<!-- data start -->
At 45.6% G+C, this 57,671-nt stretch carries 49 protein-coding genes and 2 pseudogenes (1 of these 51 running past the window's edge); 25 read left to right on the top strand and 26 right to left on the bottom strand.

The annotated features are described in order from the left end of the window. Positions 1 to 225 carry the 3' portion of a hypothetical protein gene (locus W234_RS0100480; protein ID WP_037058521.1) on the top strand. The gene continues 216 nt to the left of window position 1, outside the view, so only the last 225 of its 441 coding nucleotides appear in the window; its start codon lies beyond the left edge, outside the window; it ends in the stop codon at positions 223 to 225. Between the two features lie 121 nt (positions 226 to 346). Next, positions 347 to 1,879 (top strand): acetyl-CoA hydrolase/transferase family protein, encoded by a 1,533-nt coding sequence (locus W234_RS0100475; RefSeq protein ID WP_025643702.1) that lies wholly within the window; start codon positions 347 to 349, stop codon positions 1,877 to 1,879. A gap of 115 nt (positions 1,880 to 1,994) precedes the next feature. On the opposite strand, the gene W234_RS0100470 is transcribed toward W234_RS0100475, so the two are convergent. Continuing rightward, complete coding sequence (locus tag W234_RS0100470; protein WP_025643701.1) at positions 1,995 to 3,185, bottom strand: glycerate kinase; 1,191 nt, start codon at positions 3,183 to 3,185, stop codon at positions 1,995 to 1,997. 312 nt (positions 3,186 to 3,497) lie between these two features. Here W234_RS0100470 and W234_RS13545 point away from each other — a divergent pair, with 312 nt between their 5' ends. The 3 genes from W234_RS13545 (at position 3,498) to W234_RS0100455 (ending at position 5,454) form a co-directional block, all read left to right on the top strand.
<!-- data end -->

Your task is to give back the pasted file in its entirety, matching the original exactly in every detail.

At 45.6% G+C, this 57,671-nt stretch carries 49 protein-coding genes and 2 pseudogenes (1 of these 51 running past the window's edge); 25 read left to right on the top strand and 26 right to left on the bottom strand.

The annotated features are described in order from the left end of the window. Positions 1 to 225 carry the 3' portion of a hypothetical protein gene (locus W234_RS0100480; protein ID WP_037058521.1) on the top strand. The gene continues 216 nt to the left of window position 1, outside the view, so only the last 225 of its 441 coding nucleotides appear in the window; its start codon lies beyond the left edge, outside the window; it ends in the stop codon at positions 223 to 225. Between the two features lie 121 nt (positions 226 to 346). Next, positions 347 to 1,879 (top strand): acetyl-CoA hydrolase/transferase family protein, encoded by a 1,533-nt coding sequence (locus W234_RS0100475; RefSeq protein ID WP_025643702.1) that lies wholly within the window; start codon positions 347 to 349, stop codon positions 1,877 to 1,879. A gap of 115 nt (positions 1,880 to 1,994) precedes the next feature. On the opposite strand, the gene W234_RS0100470 is transcribed toward W234_RS0100475, so the two are convergent. Continuing rightward, complete coding sequence (locus tag W234_RS0100470; protein WP_025643701.1) at positions 1,995 to 3,185, bottom strand: glycerate kinase; 1,191 nt, start codon at positions 3,183 to 3,185, stop codon at positions 1,995 to 1,997. 312 nt (positions 3,186 to 3,497) lie between these two features. Here W234_RS0100470 and W234_RS13545 point away from each other — a divergent pair, with 312 nt between their 5' ends. The 3 genes from W234_RS13545 (at position 3,498) to W234_RS0100455 (ending at position 5,454) form a co-directional block, all read left to right on the top strand.